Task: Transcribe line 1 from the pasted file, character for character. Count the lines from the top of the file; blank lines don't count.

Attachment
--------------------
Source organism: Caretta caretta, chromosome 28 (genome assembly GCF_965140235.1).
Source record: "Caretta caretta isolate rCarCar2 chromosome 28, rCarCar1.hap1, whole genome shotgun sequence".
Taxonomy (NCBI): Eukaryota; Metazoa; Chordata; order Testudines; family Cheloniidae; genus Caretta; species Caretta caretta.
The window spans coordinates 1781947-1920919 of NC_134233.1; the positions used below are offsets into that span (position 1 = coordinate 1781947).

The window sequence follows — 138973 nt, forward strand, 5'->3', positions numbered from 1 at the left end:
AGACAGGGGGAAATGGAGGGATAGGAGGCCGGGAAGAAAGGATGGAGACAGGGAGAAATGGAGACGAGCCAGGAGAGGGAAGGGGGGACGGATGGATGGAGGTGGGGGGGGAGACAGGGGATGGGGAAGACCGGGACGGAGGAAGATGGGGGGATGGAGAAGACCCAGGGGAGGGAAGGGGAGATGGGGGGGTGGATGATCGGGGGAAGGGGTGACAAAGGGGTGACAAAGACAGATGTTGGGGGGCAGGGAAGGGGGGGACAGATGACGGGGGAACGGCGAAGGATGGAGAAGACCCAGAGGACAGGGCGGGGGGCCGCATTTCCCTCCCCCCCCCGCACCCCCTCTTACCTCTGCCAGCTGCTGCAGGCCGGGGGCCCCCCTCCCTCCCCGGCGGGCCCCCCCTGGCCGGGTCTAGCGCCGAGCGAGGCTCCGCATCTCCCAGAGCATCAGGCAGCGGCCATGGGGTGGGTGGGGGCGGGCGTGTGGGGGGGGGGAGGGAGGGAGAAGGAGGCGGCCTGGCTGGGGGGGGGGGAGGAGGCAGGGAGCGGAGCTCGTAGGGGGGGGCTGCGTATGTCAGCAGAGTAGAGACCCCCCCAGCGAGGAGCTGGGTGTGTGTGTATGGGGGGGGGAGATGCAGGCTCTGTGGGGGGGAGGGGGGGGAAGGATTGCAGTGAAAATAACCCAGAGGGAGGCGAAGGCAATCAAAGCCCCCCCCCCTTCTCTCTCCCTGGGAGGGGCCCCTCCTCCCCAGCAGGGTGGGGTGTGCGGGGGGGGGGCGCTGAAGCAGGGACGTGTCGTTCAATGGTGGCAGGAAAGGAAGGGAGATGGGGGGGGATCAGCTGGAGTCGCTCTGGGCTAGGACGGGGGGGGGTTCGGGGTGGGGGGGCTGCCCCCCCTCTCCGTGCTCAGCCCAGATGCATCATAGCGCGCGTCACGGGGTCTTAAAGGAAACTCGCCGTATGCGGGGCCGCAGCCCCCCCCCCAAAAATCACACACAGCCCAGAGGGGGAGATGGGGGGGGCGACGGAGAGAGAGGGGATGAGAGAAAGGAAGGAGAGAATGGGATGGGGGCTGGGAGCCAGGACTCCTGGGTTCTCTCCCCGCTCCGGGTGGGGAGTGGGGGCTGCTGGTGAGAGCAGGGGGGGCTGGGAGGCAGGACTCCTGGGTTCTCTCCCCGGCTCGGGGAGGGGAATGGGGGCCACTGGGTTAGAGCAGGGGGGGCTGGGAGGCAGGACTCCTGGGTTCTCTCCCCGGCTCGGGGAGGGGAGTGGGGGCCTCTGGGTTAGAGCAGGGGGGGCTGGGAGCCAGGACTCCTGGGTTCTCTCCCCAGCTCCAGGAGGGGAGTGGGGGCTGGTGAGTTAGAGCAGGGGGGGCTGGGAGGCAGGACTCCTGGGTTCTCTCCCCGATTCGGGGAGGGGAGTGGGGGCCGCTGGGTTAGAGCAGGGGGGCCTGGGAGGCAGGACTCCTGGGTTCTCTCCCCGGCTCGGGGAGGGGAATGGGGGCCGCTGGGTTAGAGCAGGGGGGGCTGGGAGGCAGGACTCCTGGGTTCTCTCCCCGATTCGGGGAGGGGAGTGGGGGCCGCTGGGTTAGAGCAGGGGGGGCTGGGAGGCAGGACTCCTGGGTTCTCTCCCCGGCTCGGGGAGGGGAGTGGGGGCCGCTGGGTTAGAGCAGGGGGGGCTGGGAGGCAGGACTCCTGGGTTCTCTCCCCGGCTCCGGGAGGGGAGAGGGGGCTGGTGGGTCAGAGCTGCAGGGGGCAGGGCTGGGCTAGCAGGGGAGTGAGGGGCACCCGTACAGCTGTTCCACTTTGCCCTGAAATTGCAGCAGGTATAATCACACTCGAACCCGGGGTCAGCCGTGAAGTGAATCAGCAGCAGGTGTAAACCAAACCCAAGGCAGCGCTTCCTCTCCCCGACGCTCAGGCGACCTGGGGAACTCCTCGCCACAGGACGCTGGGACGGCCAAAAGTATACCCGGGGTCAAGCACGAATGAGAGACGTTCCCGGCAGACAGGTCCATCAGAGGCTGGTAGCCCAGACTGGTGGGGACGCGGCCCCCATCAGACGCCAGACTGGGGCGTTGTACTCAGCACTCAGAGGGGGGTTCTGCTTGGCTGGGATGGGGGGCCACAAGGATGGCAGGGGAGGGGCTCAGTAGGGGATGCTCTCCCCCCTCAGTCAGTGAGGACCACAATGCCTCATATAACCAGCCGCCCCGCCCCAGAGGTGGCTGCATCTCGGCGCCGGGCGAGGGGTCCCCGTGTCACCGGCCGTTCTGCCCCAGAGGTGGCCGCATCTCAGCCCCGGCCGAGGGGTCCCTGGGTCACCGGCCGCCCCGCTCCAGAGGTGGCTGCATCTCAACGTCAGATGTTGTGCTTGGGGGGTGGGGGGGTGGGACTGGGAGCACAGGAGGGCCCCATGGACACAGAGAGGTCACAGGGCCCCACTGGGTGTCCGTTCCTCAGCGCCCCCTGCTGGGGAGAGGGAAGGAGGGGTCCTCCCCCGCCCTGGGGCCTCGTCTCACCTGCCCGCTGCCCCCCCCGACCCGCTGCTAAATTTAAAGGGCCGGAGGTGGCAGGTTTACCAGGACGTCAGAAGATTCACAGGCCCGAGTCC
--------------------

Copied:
Source organism: Caretta caretta, chromosome 28 (genome assembly GCF_965140235.1).